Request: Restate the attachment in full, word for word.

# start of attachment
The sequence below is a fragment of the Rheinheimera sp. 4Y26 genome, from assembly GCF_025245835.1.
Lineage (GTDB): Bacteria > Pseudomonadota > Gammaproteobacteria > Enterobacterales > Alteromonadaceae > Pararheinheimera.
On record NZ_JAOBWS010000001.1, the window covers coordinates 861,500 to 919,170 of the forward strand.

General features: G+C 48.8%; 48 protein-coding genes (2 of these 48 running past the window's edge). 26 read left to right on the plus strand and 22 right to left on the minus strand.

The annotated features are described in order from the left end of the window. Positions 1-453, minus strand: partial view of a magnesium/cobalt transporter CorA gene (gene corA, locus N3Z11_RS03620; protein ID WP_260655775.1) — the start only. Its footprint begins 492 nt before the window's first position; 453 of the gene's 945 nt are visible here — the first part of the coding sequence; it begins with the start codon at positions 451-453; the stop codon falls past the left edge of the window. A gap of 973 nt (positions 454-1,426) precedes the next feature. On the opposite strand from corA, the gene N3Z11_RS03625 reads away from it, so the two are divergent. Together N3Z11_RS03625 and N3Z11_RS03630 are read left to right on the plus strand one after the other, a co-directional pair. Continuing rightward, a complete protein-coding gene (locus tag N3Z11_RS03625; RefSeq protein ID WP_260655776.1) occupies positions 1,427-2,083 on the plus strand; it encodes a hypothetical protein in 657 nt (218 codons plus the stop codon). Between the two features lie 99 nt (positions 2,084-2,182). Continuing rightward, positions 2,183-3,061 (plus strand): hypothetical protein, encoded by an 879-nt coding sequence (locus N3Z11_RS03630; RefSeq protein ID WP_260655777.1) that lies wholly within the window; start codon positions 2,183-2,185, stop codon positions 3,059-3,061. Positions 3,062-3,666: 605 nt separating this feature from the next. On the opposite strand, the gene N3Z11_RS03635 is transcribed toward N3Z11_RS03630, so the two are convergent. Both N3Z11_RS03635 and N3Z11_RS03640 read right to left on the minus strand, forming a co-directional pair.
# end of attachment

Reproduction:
The sequence below is a fragment of the Rheinheimera sp. 4Y26 genome, from assembly GCF_025245835.1.
Lineage (GTDB): Bacteria > Pseudomonadota > Gammaproteobacteria > Enterobacterales > Alteromonadaceae > Pararheinheimera.
On record NZ_JAOBWS010000001.1, the window covers coordinates 861,500 to 919,170 of the forward strand.

General features: G+C 48.8%; 48 protein-coding genes (2 of these 48 running past the window's edge). 26 read left to right on the plus strand and 22 right to left on the minus strand.

The annotated features are described in order from the left end of the window. Positions 1-453, minus strand: partial view of a magnesium/cobalt transporter CorA gene (gene corA, locus N3Z11_RS03620; protein ID WP_260655775.1) — the start only. Its footprint begins 492 nt before the window's first position; 453 of the gene's 945 nt are visible here — the first part of the coding sequence; it begins with the start codon at positions 451-453; the stop codon falls past the left edge of the window. A gap of 973 nt (positions 454-1,426) precedes the next feature. On the opposite strand from corA, the gene N3Z11_RS03625 reads away from it, so the two are divergent. Together N3Z11_RS03625 and N3Z11_RS03630 are read left to right on the plus strand one after the other, a co-directional pair. Continuing rightward, a complete protein-coding gene (locus tag N3Z11_RS03625; RefSeq protein ID WP_260655776.1) occupies positions 1,427-2,083 on the plus strand; it encodes a hypothetical protein in 657 nt (218 codons plus the stop codon). Between the two features lie 99 nt (positions 2,084-2,182). Continuing rightward, positions 2,183-3,061 (plus strand): hypothetical protein, encoded by an 879-nt coding sequence (locus N3Z11_RS03630; RefSeq protein ID WP_260655777.1) that lies wholly within the window; start codon positions 2,183-2,185, stop codon positions 3,059-3,061. Positions 3,062-3,666: 605 nt separating this feature from the next. On the opposite strand, the gene N3Z11_RS03635 is transcribed toward N3Z11_RS03630, so the two are convergent. Both N3Z11_RS03635 and N3Z11_RS03640 read right to left on the minus strand, forming a co-directional pair.